FYI there are some special packages for sportsmen and entertainment professionals which you may qualify for https://www.homeloanexperts.com.au/unusual-employment-loans/mortgages-for-sports-players/

  • Jonathan Nesbitt

    Hi there,

    I’m a Canadian, married to an Australian living in Tokyo. We want to buy our PPR, but can only find banks willing to do 60% LVR. My wife doesn’t work, but are there any visa’s that I can apply for to help with my application even though I’m still overseas? We want to buy the home before we move back to Australia.

  • Hi Jonathan,
    Yes this is possible however it may not be straightforward. As you are the primary income earner and are not an Australian citizen some banks don’t see this favourably. Whereas if your wife was the primary earner this would be fine.
    If we can show evidence that you plan to return to Australia and that place you are buying is near your wife’s family then this shows ties to Aus and can help us to get an exception to policy
    As you’re earning JPY we can likely use 80% of your income when assessing your ability to repay a loan and we can help you to borrow 80% of the property value (varies depending on the lender).
    If you’d like our help then please contact us here https://www.homeloanexperts.com.au/free-quote/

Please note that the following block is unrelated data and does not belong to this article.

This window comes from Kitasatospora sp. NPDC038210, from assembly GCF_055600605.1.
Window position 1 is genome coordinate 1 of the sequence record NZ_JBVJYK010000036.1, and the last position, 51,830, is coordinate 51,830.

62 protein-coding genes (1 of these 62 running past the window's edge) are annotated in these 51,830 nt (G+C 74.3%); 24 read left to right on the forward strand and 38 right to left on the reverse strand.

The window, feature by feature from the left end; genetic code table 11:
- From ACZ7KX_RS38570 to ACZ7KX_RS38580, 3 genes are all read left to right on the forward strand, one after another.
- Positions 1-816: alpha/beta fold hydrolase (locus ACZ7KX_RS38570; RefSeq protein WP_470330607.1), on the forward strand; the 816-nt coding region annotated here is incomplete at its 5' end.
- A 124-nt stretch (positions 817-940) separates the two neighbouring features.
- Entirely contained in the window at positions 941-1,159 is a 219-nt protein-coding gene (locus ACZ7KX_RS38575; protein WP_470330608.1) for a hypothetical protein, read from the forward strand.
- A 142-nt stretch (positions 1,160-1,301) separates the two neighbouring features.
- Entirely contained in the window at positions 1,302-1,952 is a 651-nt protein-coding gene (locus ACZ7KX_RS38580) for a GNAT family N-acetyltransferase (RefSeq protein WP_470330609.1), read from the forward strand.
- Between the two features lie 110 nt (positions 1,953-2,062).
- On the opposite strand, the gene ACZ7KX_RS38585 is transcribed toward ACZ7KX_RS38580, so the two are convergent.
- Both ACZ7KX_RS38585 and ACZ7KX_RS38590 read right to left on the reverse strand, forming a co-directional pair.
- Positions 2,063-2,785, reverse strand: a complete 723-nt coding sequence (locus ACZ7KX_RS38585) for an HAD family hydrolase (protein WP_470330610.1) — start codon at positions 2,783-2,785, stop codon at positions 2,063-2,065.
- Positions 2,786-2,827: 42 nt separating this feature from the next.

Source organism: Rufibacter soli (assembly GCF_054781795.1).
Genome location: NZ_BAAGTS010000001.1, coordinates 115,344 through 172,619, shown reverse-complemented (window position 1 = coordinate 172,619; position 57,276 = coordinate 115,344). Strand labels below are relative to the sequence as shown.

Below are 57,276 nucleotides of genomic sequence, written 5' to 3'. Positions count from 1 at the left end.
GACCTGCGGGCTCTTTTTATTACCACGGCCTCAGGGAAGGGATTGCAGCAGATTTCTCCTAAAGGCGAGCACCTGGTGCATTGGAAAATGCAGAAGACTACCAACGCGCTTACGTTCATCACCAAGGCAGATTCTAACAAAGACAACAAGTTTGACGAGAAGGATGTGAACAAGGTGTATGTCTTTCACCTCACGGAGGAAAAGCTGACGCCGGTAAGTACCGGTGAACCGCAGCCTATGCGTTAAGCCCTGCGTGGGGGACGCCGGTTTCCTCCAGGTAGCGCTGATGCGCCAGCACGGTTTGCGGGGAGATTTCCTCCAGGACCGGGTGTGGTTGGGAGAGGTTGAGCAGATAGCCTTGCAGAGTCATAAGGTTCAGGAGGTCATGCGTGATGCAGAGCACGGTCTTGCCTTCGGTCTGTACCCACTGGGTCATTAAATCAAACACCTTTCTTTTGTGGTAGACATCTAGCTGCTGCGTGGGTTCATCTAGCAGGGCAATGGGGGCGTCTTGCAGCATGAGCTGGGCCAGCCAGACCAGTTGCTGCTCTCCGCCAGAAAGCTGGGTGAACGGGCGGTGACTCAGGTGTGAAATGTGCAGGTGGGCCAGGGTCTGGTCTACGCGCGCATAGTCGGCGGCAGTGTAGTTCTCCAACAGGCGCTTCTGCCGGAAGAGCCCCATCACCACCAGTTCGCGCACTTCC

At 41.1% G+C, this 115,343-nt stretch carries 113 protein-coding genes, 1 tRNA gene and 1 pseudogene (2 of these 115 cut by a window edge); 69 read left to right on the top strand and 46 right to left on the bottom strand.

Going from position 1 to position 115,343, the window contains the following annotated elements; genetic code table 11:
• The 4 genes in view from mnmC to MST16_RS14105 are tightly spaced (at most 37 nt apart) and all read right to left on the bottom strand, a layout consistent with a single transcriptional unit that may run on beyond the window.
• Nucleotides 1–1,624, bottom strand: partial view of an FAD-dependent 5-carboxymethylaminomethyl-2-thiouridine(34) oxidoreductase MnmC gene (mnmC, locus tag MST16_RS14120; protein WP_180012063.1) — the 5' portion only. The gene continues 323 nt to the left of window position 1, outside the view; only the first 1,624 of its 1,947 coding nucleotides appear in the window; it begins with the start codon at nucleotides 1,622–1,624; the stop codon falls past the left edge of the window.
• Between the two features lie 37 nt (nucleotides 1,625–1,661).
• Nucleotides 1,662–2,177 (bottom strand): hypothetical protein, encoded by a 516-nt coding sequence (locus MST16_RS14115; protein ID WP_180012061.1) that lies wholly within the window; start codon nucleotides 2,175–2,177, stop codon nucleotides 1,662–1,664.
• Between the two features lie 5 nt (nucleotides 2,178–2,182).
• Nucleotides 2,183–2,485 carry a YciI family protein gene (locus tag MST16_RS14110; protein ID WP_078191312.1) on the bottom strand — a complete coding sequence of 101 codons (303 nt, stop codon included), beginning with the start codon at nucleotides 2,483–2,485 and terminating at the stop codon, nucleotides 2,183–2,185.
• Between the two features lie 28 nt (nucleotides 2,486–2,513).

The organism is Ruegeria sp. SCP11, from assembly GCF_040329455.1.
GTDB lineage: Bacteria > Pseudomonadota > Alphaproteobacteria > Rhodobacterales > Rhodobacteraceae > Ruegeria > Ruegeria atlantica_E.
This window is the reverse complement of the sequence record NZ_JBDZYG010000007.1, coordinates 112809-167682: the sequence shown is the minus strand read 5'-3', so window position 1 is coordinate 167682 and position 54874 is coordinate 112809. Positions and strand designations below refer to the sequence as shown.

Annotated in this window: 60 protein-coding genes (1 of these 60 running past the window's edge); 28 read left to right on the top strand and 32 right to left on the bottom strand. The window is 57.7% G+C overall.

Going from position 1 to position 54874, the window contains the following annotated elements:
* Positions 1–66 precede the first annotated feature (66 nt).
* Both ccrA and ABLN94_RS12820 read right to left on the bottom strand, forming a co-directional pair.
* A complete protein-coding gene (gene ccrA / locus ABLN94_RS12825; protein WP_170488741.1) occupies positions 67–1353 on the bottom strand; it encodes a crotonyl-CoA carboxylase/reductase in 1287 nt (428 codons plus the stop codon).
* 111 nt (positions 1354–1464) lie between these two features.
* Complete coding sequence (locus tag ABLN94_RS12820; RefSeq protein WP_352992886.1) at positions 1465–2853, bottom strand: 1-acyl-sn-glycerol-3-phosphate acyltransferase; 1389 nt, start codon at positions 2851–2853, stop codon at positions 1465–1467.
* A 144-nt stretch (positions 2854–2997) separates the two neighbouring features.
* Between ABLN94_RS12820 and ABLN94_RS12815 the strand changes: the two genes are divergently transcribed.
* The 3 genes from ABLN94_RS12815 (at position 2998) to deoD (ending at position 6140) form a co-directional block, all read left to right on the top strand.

• Antony John Parker

    Sorry, can’t help, but I’m also in Japan and looking for any bank that will give me a line of credit backed by my Australian property. Any leads would be greatly appreciated.

  • Hi Antony yes we can help with this. Some banks have issues with releasing cash for someone who is overseas. We have to do some additional checks but aside from that we should be fine.
    If you’d like our help then please contact us https://www.homeloanexperts.com.au/free-quote/

  • mac

    I applied for a home loan with BankWest but I found out that they recently changed their policy to lend a maximum of 60% for Australian expats! The banker told me that nobody lends to Australians living overseas. Can anyone else help?

  • Hi mac,

    Yes, that’s true. There are other lenders that can allow you to borrow more. Because you’re an Australian expat, some lenders can allow you to borrow up to 95% of the property value. However, if you’re assessed as a foreigner then this can drop to 80%. Please call us on our overseas number +61 2 9194 1700 to discuss with an Australia expat home loan specialist.

  • Jilian

    Wait, so BankWest dropped their max LVR for expats and CBA owns BankWest so does that means CBA will follow the same changes as well?

  • We don’t know this as yet. We find the banks review their policies in this area quite regularly. CBA and BankWest don’t have the same policy, however, it is the same in some areas.